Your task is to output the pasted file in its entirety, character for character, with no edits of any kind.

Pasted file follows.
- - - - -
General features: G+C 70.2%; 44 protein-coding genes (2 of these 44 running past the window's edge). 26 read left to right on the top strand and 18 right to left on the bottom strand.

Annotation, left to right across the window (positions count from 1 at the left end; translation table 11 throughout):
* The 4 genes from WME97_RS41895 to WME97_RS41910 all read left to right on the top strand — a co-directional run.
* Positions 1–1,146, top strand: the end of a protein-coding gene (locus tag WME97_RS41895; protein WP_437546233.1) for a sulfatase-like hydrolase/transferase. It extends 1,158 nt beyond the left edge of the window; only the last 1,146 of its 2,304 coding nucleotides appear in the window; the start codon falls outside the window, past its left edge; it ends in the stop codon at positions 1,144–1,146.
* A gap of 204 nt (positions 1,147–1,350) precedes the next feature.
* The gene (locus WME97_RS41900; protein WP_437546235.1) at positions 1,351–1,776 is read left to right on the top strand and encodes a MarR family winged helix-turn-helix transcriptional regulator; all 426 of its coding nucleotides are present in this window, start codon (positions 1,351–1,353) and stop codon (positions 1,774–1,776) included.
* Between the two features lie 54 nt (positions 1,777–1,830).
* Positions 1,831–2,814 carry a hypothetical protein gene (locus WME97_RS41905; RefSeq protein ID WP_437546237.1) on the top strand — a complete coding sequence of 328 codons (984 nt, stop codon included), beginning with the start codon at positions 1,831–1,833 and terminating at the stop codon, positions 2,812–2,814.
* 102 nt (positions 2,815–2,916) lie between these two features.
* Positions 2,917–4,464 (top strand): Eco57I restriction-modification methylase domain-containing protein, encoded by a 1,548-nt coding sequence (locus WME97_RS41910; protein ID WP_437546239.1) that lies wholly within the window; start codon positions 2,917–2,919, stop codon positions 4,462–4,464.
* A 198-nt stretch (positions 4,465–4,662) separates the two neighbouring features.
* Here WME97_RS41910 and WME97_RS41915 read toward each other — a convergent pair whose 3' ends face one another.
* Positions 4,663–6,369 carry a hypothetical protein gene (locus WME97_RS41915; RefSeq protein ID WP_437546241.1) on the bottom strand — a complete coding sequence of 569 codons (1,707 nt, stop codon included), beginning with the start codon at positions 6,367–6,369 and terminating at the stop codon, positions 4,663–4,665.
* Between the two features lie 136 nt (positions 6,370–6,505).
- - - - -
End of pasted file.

General features: G+C 70.2%; 44 protein-coding genes (2 of these 44 running past the window's edge). 26 read left to right on the top strand and 18 right to left on the bottom strand.

Annotation, left to right across the window (positions count from 1 at the left end; translation table 11 throughout):
* The 4 genes from WME97_RS41895 to WME97_RS41910 all read left to right on the top strand — a co-directional run.
* Positions 1–1,146, top strand: the end of a protein-coding gene (locus tag WME97_RS41895; protein WP_437546233.1) for a sulfatase-like hydrolase/transferase. It extends 1,158 nt beyond the left edge of the window; only the last 1,146 of its 2,304 coding nucleotides appear in the window; the start codon falls outside the window, past its left edge; it ends in the stop codon at positions 1,144–1,146.
* A gap of 204 nt (positions 1,147–1,350) precedes the next feature.
* The gene (locus WME97_RS41900; protein WP_437546235.1) at positions 1,351–1,776 is read left to right on the top strand and encodes a MarR family winged helix-turn-helix transcriptional regulator; all 426 of its coding nucleotides are present in this window, start codon (positions 1,351–1,353) and stop codon (positions 1,774–1,776) included.
* Between the two features lie 54 nt (positions 1,777–1,830).
* Positions 1,831–2,814 carry a hypothetical protein gene (locus WME97_RS41905; RefSeq protein ID WP_437546237.1) on the top strand — a complete coding sequence of 328 codons (984 nt, stop codon included), beginning with the start codon at positions 1,831–1,833 and terminating at the stop codon, positions 2,812–2,814.
* 102 nt (positions 2,815–2,916) lie between these two features.
* Positions 2,917–4,464 (top strand): Eco57I restriction-modification methylase domain-containing protein, encoded by a 1,548-nt coding sequence (locus WME97_RS41910; protein ID WP_437546239.1) that lies wholly within the window; start codon positions 2,917–2,919, stop codon positions 4,462–4,464.
* A 198-nt stretch (positions 4,465–4,662) separates the two neighbouring features.
* Here WME97_RS41910 and WME97_RS41915 read toward each other — a convergent pair whose 3' ends face one another.
* Positions 4,663–6,369 carry a hypothetical protein gene (locus WME97_RS41915; RefSeq protein ID WP_437546241.1) on the bottom strand — a complete coding sequence of 569 codons (1,707 nt, stop codon included), beginning with the start codon at positions 6,367–6,369 and terminating at the stop codon, positions 4,663–4,665.
* Between the two features lie 136 nt (positions 6,370–6,505).